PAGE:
Culture spending up 13.5%, with Arts Council welcoming €75m funding
Arts Council chairwoman thanks Minister for determination in representing the sector in budget negotiation
The Department of Culture, Heritage and the Gaeltacht has an extra €36 million in 2019, an increase of 12 per cent on 2018. Capital expenditure accounts for €21 million of that, with €15 million for current expenditure (a 6 per cent increase), to make a total departmental expenditure of €339 million on culture, language and heritage in 2019.
Of that overall increase, the arts and culture budget is up by 13.5 per cent or €22.6 million (made up of a €10.6 million - 7.7 per cent - increase in current funding and €12 million - 14 per cent - in capital).
Arts Council funding increases by 10 per cent to €75 million, including over €6 million in current funding, double the increase of 2018. Minister Josepha Madigan said the increases were “tangible evidence of the importance attached to our cultural and creative heritage under Project Ireland 2040” and demonstrated the Government’s commitment to double arts and culture spending by 2025.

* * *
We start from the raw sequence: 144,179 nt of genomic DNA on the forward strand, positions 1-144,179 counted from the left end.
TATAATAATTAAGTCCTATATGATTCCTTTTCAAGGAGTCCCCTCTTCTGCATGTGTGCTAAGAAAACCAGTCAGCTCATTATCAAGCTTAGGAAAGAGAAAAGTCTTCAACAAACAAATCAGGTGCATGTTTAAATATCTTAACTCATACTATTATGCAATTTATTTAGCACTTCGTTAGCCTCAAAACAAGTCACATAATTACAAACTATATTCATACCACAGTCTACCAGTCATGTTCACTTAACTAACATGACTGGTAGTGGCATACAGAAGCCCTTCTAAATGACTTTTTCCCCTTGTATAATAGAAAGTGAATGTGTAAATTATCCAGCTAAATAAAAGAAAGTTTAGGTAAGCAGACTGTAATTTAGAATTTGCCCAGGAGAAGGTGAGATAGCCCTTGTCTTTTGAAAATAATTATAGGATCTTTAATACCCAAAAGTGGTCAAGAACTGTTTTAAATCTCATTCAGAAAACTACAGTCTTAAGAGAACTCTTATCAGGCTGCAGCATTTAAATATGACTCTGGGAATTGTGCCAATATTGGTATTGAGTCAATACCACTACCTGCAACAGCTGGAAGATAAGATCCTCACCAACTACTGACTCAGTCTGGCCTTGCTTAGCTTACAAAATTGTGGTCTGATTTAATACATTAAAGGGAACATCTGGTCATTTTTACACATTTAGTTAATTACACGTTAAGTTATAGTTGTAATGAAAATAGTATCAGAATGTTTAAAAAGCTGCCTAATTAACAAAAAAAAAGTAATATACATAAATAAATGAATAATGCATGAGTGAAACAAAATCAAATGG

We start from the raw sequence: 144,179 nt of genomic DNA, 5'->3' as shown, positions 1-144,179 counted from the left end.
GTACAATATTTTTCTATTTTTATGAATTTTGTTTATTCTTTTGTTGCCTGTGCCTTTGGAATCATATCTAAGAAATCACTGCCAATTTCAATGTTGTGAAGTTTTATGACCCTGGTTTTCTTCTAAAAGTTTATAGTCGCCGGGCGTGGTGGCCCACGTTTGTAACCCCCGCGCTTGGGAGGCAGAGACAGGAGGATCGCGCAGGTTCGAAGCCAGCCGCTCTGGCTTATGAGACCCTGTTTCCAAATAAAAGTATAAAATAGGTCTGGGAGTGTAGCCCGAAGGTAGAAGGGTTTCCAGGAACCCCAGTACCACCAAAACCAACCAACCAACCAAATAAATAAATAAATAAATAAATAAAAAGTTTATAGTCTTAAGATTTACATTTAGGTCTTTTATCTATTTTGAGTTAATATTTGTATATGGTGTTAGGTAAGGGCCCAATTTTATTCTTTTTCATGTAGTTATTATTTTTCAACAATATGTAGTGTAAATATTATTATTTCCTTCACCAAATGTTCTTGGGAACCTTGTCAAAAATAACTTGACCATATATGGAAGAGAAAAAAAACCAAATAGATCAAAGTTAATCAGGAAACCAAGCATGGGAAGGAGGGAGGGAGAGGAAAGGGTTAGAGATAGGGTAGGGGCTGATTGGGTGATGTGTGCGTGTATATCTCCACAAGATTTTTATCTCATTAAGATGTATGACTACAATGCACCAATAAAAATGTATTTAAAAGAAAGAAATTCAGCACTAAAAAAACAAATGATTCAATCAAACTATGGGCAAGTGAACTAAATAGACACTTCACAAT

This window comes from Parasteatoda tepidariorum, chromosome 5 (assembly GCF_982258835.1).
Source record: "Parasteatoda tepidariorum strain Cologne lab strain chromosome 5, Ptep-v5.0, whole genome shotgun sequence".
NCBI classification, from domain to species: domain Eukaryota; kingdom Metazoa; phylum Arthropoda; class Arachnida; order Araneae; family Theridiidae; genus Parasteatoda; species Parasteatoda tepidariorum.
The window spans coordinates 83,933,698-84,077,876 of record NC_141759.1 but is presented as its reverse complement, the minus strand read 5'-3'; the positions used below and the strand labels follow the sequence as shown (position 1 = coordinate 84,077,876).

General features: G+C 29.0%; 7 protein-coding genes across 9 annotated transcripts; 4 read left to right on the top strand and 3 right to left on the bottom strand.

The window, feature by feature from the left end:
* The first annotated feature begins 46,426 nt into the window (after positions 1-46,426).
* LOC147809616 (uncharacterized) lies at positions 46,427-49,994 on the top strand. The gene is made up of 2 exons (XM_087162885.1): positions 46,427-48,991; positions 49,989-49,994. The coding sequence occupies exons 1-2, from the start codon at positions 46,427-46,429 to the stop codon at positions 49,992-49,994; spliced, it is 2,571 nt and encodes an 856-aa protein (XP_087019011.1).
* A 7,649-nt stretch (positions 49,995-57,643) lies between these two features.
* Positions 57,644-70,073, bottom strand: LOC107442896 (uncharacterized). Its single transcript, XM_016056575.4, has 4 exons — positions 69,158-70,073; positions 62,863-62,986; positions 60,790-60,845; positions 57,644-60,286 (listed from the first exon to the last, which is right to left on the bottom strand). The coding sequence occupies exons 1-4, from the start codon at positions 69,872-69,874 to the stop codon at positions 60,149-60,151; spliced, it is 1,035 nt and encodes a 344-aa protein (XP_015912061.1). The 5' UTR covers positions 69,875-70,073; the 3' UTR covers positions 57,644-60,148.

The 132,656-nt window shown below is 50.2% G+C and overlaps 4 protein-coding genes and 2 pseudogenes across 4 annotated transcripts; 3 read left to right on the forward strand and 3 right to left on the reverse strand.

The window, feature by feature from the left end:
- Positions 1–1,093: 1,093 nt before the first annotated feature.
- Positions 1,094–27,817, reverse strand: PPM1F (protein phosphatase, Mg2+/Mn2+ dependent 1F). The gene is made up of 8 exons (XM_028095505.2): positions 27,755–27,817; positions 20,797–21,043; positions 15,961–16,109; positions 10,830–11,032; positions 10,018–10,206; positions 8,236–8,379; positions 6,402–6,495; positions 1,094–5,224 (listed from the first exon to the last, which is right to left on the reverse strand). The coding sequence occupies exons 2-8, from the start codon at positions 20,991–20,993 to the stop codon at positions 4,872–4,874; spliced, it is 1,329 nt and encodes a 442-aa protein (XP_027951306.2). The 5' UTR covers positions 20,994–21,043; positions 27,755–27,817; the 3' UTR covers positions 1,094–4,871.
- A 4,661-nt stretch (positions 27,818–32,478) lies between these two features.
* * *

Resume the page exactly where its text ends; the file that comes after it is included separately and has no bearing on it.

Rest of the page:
Arts Council chairwoman Ms Sheila Pratschke welcomed its funding of €75 million, demonstrating “a genuine understanding by Government of the important role of the arts”. She thanked Ms Madigan “for her determination in representing the needs of the sector in the recent budget negotiations”. The investment affirms the “commitment to place the arts and culture at the centre of government policy”, said Ms Pratschke.
Last year there was some disquiet about the Arts Council’s 5 per cent budget increase of €3 million for 2018, especially given the Taoiseach’s promise to double cultural spending over seven years.
Creative Ireland is to get an additional €1.2 million, bringing its budget to €€7.2 million.
The National Campaign for the Arts (NCFA), which representing artists and arts workers, welcomes the increases in cultural investment, and specifically the increase in Arts Council funding, given its central role in supporting artistic creation across Ireland. NCFA chairwoman Angela Dorgan said it was “significant progress towards the restoration of the Arts Council’s pre-recession allocation, which has been dramatically cut since 2008, causing untold damage to the arts sector in Ireland”.
Section 481 film tax relief which was due to end in 2020 will now be extended until 2024.